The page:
Location

Where did they live, work and play?

The saying goes "everything happens somewhere" - add the dimension of time to that and we have a very interesting area of study. As far as previous generations of our families are concerned we can determine, discover and then better appreciate how they lived, worked and occasionally enjoyed their lives through the locations and places they visited. By visiting those places today it is often possible to better appreciate the lives of the people before you.

%Billerwell image missing%
01 June 2010: Billerwell Farm Cottages near Jedburgh - the home of Walter & Catherine Murray and their eight children in 1871 (including James Murray). In the adjacent cottage was Catherine's mother: Janet Dalgleish, another daughter and grandchild.

Family locations

While we are unable to meet our ancestors today we can often visit the homes and places where they lived worked and played perhaps 200 or more years ago. Some properties will have been demolished and others rebuilt - but many still stand even though they may have appeared much different in the past from their tidy and well maintained facade today.

Conventions used

In family research the location of a family home, event or public place can often be vague at the start. The country maybe known, or the town/place. Over time improved resolution maybe acquired eg to a house number, holiday accommodation or even a grave plot.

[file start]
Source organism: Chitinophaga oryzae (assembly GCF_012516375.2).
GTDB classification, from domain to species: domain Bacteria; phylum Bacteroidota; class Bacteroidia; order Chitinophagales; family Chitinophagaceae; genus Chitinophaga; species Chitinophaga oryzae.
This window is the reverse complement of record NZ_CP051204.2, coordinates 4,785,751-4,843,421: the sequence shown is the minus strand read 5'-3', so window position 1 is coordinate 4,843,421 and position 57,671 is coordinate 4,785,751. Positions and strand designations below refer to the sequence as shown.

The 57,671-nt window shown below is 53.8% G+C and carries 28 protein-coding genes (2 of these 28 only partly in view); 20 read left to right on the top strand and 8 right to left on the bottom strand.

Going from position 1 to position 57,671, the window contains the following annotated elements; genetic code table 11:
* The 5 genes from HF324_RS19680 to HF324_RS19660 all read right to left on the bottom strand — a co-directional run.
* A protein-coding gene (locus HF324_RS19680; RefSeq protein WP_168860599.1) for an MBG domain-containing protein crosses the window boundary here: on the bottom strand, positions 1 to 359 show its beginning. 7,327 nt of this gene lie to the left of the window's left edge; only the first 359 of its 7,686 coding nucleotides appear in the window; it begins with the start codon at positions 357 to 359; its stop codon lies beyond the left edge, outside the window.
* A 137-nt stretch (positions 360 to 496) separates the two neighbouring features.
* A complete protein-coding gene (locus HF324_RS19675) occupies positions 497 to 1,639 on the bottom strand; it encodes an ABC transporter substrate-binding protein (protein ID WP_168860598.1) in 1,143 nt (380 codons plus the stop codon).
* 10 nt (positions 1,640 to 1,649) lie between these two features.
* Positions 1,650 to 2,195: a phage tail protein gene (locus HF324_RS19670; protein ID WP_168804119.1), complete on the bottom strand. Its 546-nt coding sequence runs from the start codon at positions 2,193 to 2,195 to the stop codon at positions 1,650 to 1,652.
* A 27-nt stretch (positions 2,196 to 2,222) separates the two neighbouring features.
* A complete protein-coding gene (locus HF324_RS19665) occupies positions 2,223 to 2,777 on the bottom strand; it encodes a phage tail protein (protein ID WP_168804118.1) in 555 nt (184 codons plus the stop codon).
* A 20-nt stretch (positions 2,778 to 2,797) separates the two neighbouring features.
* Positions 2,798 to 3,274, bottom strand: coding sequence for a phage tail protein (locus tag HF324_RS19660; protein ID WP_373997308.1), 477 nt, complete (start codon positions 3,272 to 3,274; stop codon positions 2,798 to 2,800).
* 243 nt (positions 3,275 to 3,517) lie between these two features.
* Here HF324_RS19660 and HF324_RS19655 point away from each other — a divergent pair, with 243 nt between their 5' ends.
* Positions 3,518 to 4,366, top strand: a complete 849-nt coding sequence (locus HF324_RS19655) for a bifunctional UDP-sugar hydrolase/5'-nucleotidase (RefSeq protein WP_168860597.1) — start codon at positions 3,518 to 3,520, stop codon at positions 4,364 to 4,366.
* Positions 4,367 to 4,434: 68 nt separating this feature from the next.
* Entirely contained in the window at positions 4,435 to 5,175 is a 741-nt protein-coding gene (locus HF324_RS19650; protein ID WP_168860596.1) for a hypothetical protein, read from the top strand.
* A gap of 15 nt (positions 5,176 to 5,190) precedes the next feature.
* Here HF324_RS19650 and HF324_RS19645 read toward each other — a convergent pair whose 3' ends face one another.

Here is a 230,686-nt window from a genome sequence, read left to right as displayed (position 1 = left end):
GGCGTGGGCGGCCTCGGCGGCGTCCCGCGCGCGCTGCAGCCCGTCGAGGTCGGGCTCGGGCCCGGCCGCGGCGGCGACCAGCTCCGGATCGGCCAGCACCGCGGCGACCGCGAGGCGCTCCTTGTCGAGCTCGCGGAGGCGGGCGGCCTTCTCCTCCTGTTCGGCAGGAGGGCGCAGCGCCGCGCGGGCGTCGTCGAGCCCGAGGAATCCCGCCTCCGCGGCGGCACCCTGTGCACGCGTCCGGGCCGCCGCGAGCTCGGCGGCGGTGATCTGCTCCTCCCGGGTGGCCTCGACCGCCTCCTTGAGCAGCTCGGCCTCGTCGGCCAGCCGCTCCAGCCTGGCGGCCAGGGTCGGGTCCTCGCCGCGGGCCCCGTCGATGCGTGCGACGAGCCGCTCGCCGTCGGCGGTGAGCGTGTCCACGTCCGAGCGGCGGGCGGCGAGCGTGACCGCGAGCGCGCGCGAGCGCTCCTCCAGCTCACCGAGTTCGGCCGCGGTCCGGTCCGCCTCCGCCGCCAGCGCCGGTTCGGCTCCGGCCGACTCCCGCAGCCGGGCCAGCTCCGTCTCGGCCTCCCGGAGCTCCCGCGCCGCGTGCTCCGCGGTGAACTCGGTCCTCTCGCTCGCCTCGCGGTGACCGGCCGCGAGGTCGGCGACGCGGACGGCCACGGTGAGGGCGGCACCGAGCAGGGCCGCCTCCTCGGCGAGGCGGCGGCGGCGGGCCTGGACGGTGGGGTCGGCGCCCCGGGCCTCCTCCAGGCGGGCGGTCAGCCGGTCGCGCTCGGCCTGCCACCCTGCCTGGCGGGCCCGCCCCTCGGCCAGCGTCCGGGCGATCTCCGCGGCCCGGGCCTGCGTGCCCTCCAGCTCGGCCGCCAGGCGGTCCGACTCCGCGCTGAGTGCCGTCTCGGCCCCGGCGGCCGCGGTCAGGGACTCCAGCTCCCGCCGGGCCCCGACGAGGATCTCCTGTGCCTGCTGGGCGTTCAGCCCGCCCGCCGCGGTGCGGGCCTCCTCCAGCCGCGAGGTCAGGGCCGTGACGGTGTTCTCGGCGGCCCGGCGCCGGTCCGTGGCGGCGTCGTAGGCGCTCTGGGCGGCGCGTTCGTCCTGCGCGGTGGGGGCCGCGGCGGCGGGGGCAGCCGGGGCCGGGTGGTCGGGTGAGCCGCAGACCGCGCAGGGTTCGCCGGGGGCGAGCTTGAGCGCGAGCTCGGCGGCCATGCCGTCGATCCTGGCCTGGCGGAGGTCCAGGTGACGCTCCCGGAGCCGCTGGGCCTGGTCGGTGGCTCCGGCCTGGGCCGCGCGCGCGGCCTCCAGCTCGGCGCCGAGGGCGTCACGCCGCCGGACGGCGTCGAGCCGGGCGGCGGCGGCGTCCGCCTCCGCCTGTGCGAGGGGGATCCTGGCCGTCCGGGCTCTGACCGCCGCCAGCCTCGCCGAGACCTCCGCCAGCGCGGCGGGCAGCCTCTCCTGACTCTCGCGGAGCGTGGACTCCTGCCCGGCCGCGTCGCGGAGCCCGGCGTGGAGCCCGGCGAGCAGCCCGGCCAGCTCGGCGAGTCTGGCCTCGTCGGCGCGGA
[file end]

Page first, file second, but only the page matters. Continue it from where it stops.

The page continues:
To support this the following referencing approach is used to identify locations [of family homes and other event]:

country/county*/place/locality/street/name_or_number.

*for England Wales and Scotland the pre1974 counties are used to help provide a better spatial granularity.

The location pages follow the above referencing sequence.

Sources

The census is the most valuable immediate source of location information since it is recorded against an address. While this started in 1801 the records improve greatly from 1841 onwards. The most recent census release is the 1911 census.

Old maps, in particular old Ordnance Survey maps, provide the wider context of the place and locality of the dwellings where families made their homes. However these only start to be available from around 1850 (the 6inch map) and the late 19thC for the detailed 1:2,500 map.

Unhelpfully none of these maps show actual addresses the street name or farm names will provide a good starting location. The maps will also describe the surrounding environment - in urban areas at the turn of the 20th these may appear unmanaged and often desolate.


Period of research

Start: 18thC
End: Ongoing


Updated KJM 27 April 2014
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